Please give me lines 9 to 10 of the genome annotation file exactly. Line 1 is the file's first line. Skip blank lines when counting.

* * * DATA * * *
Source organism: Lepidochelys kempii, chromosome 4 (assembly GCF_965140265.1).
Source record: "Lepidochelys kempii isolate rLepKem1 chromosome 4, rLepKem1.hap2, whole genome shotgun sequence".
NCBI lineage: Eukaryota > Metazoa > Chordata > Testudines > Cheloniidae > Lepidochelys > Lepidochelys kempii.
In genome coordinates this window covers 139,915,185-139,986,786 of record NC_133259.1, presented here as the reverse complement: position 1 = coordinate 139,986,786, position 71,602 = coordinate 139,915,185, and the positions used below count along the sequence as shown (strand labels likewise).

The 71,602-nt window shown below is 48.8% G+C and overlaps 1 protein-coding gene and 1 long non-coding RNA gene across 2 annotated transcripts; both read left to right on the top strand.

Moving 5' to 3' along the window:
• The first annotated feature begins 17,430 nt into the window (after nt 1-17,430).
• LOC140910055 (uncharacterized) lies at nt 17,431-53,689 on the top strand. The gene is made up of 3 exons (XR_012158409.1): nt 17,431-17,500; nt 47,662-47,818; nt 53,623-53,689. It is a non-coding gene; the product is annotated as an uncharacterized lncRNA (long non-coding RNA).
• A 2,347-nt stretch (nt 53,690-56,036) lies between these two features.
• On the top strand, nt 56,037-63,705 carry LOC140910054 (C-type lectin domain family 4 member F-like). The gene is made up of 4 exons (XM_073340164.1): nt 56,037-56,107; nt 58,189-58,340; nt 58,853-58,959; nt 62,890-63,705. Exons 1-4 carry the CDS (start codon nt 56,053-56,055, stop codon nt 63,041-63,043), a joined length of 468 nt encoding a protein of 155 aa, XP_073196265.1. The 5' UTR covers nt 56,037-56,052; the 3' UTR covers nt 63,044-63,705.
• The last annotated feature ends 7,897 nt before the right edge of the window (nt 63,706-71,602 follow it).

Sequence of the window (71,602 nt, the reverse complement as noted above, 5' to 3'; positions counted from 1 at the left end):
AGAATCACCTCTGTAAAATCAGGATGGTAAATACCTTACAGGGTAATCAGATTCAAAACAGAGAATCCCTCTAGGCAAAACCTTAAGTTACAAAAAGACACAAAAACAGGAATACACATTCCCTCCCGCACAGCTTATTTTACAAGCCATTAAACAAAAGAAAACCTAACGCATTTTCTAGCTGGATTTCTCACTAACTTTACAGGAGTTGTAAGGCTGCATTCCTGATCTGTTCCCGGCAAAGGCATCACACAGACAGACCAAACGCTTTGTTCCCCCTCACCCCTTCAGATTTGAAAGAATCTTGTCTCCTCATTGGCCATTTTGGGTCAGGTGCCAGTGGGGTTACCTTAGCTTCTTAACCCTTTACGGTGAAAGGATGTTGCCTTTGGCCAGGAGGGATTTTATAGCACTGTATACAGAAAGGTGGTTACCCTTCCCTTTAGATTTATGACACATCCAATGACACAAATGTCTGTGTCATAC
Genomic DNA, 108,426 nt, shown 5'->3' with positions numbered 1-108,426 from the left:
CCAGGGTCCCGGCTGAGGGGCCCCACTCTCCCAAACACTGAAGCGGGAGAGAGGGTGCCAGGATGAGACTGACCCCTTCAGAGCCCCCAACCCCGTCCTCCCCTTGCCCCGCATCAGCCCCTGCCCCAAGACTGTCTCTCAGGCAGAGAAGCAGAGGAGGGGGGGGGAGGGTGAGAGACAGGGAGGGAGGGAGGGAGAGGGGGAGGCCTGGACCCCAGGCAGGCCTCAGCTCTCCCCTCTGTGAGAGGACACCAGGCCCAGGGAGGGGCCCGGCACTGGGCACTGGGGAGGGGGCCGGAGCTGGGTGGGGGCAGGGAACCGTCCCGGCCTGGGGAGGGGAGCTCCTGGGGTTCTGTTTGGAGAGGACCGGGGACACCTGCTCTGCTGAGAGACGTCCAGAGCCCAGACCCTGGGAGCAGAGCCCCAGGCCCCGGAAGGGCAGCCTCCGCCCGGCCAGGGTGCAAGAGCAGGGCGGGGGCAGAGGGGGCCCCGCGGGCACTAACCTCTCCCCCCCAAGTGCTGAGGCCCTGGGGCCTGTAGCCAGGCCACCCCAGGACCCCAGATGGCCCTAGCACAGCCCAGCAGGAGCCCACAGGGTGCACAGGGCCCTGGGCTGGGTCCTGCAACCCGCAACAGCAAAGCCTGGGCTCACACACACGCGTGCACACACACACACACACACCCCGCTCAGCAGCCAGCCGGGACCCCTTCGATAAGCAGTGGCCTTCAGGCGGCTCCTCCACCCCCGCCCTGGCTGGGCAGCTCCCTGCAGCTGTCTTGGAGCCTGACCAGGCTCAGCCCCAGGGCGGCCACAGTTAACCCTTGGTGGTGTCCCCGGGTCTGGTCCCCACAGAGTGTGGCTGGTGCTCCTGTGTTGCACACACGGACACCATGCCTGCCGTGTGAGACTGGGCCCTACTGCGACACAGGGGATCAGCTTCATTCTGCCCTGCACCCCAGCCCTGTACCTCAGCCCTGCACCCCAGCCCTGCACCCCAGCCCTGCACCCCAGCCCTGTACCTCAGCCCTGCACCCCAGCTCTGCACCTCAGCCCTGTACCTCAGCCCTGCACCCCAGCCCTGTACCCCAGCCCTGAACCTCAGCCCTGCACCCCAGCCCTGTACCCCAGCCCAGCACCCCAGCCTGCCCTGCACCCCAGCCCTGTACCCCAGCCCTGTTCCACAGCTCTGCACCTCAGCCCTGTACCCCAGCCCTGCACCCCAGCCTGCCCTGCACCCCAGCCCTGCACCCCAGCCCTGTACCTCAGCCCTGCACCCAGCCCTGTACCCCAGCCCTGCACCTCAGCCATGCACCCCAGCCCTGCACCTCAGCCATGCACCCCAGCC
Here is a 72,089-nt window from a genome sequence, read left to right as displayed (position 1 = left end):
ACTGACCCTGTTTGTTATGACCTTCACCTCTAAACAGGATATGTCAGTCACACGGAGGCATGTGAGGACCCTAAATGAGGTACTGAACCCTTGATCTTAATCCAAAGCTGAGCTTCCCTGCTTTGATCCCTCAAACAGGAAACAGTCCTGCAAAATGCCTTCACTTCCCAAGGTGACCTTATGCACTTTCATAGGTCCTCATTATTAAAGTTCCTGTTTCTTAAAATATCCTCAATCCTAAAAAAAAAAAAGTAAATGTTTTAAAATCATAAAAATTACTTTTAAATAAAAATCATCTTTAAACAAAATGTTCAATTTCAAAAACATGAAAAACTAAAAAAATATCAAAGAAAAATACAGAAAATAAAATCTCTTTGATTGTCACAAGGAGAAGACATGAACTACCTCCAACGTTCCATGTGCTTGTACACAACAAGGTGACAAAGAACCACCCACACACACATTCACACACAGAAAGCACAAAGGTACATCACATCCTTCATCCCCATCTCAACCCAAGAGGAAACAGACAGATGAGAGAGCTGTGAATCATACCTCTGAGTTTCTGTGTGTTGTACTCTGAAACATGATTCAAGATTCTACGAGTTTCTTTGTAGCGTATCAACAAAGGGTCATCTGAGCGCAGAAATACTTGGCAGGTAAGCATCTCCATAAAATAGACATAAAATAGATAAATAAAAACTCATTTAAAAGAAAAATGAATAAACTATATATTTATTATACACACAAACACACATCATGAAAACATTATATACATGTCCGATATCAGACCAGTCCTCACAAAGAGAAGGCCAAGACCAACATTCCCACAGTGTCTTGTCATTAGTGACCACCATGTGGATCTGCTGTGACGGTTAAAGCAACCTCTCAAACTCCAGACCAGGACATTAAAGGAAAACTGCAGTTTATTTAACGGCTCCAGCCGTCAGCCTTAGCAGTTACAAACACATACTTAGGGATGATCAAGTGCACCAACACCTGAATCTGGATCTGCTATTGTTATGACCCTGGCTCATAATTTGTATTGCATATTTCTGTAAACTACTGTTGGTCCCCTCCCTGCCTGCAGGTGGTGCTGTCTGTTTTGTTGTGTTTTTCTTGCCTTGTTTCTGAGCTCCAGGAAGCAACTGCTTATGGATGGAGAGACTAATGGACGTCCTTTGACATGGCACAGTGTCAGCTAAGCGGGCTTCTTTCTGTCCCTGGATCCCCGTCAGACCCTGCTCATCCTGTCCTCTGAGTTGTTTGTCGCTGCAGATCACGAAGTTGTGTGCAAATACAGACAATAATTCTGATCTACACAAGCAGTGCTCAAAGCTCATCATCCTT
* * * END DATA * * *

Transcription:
• A 2,347-nt stretch (nt 53,690-56,036) lies between these two features.
• On the top strand, nt 56,037-63,705 carry LOC140910054 (C-type lectin domain family 4 member F-like). The gene is made up of 4 exons (XM_073340164.1): nt 56,037-56,107; nt 58,189-58,340; nt 58,853-58,959; nt 62,890-63,705. Exons 1-4 carry the CDS (start codon nt 56,053-56,055, stop codon nt 63,041-63,043), a joined length of 468 nt encoding a protein of 155 aa, XP_073196265.1. The 5' UTR covers nt 56,037-56,052; the 3' UTR covers nt 63,044-63,705.